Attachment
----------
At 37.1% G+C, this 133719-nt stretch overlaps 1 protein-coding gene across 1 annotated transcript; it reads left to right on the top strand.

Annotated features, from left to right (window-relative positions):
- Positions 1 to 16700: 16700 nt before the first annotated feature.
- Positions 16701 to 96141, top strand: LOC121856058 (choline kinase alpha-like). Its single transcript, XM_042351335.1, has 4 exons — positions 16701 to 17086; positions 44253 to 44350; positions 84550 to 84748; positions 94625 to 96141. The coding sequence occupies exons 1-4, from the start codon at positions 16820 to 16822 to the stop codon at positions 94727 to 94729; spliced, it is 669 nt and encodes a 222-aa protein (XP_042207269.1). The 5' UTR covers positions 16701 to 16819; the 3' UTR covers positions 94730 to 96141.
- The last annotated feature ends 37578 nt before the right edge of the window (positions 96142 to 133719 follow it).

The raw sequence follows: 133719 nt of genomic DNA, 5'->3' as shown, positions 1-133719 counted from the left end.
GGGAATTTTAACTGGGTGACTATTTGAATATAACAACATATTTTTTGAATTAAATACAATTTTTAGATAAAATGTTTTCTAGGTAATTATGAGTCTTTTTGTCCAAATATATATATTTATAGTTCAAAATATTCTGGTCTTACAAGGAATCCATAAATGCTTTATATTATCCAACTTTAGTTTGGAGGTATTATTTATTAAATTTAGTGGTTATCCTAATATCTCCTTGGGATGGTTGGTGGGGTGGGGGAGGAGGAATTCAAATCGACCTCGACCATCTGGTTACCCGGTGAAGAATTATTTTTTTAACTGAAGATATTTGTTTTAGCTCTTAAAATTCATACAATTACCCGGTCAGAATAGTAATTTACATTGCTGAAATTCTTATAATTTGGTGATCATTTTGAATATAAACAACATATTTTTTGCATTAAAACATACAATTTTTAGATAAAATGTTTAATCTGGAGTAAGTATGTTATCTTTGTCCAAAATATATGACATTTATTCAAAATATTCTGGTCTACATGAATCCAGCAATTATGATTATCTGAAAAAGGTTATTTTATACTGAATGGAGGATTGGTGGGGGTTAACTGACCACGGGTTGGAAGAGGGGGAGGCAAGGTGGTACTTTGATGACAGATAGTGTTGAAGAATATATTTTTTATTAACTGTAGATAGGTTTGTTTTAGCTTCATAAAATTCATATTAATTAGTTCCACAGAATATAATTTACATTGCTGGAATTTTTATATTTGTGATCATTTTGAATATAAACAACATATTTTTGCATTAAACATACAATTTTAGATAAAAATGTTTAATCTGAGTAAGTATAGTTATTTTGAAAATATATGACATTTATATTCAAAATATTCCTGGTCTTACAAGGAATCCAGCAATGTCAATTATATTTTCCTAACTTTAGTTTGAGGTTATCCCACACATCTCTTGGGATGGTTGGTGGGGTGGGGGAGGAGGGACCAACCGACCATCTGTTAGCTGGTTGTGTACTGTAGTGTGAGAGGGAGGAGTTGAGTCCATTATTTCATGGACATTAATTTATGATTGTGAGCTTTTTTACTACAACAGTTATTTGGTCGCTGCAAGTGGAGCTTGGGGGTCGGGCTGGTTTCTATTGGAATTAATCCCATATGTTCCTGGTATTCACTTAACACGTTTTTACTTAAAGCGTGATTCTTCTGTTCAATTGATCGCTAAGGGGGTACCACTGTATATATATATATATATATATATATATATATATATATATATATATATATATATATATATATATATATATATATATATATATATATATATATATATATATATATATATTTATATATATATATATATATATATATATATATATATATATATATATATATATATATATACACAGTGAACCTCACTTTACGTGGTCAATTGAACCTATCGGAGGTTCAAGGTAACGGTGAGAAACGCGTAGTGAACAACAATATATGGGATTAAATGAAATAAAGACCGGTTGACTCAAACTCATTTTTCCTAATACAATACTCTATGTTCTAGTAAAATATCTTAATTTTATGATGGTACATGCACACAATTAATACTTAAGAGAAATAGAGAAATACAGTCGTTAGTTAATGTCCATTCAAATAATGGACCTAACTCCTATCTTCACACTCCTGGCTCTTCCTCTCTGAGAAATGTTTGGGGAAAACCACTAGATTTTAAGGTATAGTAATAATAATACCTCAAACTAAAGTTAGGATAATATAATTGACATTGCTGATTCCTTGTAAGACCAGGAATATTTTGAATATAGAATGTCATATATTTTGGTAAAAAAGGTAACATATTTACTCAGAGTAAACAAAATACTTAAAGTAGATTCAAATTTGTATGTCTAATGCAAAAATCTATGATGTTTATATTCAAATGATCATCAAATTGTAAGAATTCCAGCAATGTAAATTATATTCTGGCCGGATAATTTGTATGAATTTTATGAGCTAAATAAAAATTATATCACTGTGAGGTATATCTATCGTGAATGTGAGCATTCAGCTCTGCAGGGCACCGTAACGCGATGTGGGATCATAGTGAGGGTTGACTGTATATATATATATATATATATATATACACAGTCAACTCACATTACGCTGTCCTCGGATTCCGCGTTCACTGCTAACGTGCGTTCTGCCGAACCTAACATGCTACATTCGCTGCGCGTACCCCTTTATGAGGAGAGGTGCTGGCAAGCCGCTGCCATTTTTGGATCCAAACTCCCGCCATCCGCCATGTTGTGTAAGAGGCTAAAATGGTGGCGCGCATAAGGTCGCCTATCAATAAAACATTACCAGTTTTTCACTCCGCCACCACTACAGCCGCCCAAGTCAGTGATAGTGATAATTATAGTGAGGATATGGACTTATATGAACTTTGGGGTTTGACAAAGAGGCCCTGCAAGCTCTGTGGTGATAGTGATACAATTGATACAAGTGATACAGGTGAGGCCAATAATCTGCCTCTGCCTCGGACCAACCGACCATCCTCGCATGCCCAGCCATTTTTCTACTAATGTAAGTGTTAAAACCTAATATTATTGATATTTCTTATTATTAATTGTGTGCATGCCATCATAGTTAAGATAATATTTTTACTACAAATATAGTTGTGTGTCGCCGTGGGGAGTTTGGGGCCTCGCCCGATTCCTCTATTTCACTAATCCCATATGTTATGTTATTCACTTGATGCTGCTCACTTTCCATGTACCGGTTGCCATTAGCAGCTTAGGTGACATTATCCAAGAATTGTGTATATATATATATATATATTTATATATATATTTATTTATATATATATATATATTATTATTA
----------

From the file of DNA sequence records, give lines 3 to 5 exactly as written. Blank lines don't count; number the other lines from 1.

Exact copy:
- Positions 1 to 16700: 16700 nt before the first annotated feature.
- Positions 16701 to 96141, top strand: LOC121856058 (choline kinase alpha-like). Its single transcript, XM_042351335.1, has 4 exons — positions 16701 to 17086; positions 44253 to 44350; positions 84550 to 84748; positions 94625 to 96141. The coding sequence occupies exons 1-4, from the start codon at positions 16820 to 16822 to the stop codon at positions 94727 to 94729; spliced, it is 669 nt and encodes a 222-aa protein (XP_042207269.1). The 5' UTR covers positions 16701 to 16819; the 3' UTR covers positions 94730 to 96141.
- The last annotated feature ends 37578 nt before the right edge of the window (positions 96142 to 133719 follow it).